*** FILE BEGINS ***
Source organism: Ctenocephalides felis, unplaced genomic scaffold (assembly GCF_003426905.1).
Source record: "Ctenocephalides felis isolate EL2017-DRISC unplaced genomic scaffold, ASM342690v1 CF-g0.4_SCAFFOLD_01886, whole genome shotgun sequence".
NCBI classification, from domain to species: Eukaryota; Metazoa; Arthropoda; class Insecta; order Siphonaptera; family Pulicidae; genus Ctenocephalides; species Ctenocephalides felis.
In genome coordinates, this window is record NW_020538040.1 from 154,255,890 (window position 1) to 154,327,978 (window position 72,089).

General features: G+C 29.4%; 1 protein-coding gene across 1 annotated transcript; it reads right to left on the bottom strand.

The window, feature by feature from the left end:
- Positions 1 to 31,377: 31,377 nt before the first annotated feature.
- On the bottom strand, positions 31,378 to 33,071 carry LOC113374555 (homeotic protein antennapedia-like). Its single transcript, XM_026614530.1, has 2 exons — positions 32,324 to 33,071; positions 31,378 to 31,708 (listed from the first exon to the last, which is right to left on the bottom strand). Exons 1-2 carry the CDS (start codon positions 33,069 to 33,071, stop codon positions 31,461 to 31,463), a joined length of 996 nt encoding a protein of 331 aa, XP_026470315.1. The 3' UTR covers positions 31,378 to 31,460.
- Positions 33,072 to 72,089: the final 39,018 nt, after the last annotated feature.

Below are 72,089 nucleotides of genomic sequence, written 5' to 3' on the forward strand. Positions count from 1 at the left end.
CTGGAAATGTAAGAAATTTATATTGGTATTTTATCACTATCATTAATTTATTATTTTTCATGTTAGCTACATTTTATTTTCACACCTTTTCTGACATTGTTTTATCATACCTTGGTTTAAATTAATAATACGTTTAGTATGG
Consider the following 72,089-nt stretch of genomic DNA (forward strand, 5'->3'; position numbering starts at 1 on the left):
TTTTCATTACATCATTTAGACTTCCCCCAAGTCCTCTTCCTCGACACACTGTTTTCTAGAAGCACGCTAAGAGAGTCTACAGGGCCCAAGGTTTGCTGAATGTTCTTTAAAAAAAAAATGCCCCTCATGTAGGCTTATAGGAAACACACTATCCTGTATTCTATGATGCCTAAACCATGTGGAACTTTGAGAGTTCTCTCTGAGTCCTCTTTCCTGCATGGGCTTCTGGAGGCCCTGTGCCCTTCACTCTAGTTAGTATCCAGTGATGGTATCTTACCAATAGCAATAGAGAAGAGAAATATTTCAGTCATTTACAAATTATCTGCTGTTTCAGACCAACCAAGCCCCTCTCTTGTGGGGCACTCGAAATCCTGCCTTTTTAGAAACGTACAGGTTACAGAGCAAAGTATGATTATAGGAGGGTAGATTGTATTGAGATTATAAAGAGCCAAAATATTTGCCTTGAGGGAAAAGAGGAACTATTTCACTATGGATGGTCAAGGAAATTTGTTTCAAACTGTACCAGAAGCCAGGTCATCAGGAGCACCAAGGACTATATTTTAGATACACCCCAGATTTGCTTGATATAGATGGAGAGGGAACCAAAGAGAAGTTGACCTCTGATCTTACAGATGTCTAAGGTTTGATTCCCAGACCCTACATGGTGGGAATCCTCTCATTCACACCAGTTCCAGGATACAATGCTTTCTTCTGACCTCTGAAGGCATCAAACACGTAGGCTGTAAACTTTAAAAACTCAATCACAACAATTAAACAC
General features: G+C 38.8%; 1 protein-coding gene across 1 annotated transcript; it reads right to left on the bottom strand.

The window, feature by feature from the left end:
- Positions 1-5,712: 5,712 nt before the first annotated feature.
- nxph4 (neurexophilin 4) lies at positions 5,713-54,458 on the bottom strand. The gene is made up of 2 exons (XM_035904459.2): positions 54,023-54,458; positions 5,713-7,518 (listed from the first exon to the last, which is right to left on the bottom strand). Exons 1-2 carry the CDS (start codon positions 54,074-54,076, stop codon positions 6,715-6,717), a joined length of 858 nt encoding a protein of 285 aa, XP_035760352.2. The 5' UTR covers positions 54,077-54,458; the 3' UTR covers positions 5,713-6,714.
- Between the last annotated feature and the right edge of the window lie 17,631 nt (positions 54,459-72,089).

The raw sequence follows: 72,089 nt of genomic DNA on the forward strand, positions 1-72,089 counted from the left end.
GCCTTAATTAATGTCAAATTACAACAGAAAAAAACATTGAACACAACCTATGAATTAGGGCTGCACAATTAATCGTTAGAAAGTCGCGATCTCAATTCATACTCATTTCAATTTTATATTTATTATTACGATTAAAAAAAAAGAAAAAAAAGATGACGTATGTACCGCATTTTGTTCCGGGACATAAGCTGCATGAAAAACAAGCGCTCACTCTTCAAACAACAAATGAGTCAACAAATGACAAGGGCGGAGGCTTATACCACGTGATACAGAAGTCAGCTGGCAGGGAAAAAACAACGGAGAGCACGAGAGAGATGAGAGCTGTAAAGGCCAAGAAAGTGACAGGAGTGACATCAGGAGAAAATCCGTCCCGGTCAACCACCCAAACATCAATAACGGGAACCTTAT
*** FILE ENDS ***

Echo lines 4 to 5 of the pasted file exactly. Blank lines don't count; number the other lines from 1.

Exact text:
In genome coordinates, this window is record NW_020538040.1 from 154,255,890 (window position 1) to 154,327,978 (window position 72,089).

General features: G+C 29.4%; 1 protein-coding gene across 1 annotated transcript; it reads right to left on the bottom strand.